Plagiarism is the act of presenting someone else’s intellectual property (i.e., words and/or ideas) without full acknowledgment or as one’s own. According to (2017), “[a]lmost all forms of expression fall under copyright protection as long as they are recorded in some way (such as a book or a computer file).”

Presenting another person’s ideas and research as one’s own without adequately referencing the original work is also plagiarism, even if the new text is written in one’s own words. Transparent note-taking and proper citation are key to avoiding plagiarism.

Turnitin (2016) outlines ten different types of plagiarism in which words and phrases are copied.

Turnitin’s (2016) Plagiarism Spectrum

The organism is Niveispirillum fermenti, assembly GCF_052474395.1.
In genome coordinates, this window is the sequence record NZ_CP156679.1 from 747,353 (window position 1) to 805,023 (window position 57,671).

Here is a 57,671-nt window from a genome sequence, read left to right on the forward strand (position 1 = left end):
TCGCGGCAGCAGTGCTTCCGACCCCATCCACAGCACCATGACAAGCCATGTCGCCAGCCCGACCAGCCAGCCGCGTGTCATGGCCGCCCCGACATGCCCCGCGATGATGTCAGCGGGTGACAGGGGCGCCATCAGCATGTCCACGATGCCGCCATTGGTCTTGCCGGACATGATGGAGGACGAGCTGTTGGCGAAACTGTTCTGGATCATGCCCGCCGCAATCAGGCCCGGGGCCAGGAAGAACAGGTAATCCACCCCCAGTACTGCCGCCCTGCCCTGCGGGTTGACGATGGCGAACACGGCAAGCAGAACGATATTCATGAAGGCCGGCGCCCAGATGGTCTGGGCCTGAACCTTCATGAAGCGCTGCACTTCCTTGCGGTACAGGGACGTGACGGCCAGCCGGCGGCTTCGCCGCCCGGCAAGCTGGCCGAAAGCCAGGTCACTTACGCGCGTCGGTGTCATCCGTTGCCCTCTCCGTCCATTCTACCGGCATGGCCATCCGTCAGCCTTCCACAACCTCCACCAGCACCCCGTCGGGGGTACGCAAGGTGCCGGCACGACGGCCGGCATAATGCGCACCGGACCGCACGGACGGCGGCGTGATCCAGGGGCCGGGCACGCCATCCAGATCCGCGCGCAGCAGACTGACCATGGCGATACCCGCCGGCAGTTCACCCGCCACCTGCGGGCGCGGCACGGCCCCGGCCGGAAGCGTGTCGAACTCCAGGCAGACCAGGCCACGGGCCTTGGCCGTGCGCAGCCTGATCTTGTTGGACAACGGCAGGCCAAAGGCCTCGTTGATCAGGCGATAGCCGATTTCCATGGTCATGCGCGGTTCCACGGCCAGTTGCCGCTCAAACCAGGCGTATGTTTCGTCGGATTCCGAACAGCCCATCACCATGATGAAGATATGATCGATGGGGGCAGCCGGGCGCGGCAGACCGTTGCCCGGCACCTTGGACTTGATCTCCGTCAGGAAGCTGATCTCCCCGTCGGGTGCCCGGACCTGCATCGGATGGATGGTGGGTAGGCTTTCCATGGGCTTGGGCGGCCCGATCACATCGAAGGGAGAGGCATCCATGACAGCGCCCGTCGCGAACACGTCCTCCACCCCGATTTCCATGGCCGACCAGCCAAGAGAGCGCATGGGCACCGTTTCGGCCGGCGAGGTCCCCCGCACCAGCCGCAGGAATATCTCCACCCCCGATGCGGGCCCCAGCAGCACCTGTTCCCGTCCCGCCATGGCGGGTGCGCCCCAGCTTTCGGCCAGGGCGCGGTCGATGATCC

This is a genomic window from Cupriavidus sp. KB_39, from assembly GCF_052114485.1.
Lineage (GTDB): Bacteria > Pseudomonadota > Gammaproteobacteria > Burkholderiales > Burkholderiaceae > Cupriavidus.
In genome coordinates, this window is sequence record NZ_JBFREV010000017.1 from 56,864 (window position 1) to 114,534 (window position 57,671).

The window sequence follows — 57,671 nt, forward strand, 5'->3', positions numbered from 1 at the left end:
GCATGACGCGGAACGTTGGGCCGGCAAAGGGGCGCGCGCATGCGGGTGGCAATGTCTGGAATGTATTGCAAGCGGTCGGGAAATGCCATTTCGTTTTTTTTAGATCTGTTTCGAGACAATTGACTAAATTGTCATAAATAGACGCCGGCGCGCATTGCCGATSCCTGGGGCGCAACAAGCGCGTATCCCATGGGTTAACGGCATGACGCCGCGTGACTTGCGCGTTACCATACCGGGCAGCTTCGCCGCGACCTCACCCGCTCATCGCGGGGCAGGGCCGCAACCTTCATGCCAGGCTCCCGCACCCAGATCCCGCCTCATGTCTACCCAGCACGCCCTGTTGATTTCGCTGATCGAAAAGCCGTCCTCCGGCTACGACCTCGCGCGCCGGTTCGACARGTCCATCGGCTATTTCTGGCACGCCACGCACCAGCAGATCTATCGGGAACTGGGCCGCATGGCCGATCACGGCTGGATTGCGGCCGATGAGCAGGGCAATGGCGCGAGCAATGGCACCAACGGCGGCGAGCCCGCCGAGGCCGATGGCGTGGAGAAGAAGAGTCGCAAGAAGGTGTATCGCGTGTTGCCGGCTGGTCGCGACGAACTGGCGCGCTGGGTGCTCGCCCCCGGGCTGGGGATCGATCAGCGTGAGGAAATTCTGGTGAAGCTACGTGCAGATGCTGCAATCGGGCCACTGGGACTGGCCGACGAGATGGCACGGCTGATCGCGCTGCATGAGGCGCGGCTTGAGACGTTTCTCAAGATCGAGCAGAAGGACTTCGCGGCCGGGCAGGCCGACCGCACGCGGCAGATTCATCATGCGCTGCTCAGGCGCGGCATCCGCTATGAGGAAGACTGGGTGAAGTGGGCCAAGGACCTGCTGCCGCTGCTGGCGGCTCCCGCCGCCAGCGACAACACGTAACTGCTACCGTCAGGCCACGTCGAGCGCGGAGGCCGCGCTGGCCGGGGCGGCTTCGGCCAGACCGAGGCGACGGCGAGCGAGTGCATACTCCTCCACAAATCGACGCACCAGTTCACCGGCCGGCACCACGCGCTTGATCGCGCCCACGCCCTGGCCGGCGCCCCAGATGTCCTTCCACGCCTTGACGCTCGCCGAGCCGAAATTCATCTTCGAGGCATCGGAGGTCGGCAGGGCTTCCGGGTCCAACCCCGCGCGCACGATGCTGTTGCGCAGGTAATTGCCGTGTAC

1. Clone: Submitting another’s work, word-for-word as one’s own
  2. CTRL+C: Contains significant portions of text from a single source without alterations
  3. Find – Replace: Changing key words and phrases but retaining the essential content of the source
  4. Remix: Paraphrasing from multiple sources, made to fit together
  5. Recycle: Borrows generously from the writer’s previous work without citation
  6. Hybrid: Combines perfectly cited sourses with copied passages without citation
  7. Mashup: Mixes copied material from multiple sources
  8. 404 Error: Includes citations to non-existent or inaccurate information about sources
  9. Aggregator: Includes proper citation to sources but the paper contains almost no original work
  10. Re-tweet: Includes proper citation, but relies too closely on the text’s original wording and/or structure

References: (2017). What is Plagiarism? Turnitin.
Turnitin. (2016). The Plagiarism Spectrum.